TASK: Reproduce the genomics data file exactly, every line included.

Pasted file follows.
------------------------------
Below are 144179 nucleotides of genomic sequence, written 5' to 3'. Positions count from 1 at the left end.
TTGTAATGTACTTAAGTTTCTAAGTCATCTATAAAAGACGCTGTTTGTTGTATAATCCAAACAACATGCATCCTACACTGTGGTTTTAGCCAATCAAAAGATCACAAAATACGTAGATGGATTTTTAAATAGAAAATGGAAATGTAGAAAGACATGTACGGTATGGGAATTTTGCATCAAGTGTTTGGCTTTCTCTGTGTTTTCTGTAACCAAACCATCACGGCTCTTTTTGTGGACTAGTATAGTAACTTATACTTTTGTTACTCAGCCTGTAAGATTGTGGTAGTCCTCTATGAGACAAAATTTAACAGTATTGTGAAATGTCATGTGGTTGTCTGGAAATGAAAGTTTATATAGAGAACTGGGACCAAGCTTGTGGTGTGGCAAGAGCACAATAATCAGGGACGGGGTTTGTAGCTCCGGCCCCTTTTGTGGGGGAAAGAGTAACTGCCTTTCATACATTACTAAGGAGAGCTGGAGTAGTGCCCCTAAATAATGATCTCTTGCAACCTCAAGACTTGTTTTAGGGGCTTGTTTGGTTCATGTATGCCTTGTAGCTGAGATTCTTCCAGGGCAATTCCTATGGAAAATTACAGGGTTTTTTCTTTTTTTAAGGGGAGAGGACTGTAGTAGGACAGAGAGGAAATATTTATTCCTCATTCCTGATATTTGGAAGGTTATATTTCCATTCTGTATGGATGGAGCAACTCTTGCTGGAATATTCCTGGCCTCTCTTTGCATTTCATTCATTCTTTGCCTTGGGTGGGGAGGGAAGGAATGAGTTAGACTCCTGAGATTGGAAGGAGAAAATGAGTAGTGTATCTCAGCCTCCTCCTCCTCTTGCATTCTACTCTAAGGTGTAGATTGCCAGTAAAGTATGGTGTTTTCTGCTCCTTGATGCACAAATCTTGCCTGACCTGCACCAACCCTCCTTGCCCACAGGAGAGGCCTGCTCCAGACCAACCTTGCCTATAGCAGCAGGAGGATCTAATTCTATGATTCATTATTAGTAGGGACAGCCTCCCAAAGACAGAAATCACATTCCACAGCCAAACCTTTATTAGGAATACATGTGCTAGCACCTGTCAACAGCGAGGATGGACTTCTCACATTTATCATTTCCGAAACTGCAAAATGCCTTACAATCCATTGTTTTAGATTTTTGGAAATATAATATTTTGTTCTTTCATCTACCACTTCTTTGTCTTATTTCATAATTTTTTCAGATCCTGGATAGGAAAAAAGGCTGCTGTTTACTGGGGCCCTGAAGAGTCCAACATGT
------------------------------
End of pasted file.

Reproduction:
Below are 144179 nucleotides of genomic sequence, written 5' to 3'. Positions count from 1 at the left end.
TTGTAATGTACTTAAGTTTCTAAGTCATCTATAAAAGACGCTGTTTGTTGTATAATCCAAACAACATGCATCCTACACTGTGGTTTTAGCCAATCAAAAGATCACAAAATACGTAGATGGATTTTTAAATAGAAAATGGAAATGTAGAAAGACATGTACGGTATGGGAATTTTGCATCAAGTGTTTGGCTTTCTCTGTGTTTTCTGTAACCAAACCATCACGGCTCTTTTTGTGGACTAGTATAGTAACTTATACTTTTGTTACTCAGCCTGTAAGATTGTGGTAGTCCTCTATGAGACAAAATTTAACAGTATTGTGAAATGTCATGTGGTTGTCTGGAAATGAAAGTTTATATAGAGAACTGGGACCAAGCTTGTGGTGTGGCAAGAGCACAATAATCAGGGACGGGGTTTGTAGCTCCGGCCCCTTTTGTGGGGGAAAGAGTAACTGCCTTTCATACATTACTAAGGAGAGCTGGAGTAGTGCCCCTAAATAATGATCTCTTGCAACCTCAAGACTTGTTTTAGGGGCTTGTTTGGTTCATGTATGCCTTGTAGCTGAGATTCTTCCAGGGCAATTCCTATGGAAAATTACAGGGTTTTTTCTTTTTTTAAGGGGAGAGGACTGTAGTAGGACAGAGAGGAAATATTTATTCCTCATTCCTGATATTTGGAAGGTTATATTTCCATTCTGTATGGATGGAGCAACTCTTGCTGGAATATTCCTGGCCTCTCTTTGCATTTCATTCATTCTTTGCCTTGGGTGGGGAGGGAAGGAATGAGTTAGACTCCTGAGATTGGAAGGAGAAAATGAGTAGTGTATCTCAGCCTCCTCCTCCTCTTGCATTCTACTCTAAGGTGTAGATTGCCAGTAAAGTATGGTGTTTTCTGCTCCTTGATGCACAAATCTTGCCTGACCTGCACCAACCCTCCTTGCCCACAGGAGAGGCCTGCTCCAGACCAACCTTGCCTATAGCAGCAGGAGGATCTAATTCTATGATTCATTATTAGTAGGGACAGCCTCCCAAAGACAGAAATCACATTCCACAGCCAAACCTTTATTAGGAATACATGTGCTAGCACCTGTCAACAGCGAGGATGGACTTCTCACATTTATCATTTCCGAAACTGCAAAATGCCTTACAATCCATTGTTTTAGATTTTTGGAAATATAATATTTTGTTCTTTCATCTACCACTTCTTTGTCTTATTTCATAATTTTTTCAGATCCTGGATAGGAAAAAAGGCTGCTGTTTACTGGGGCCCTGAAGAGTCCAACATGT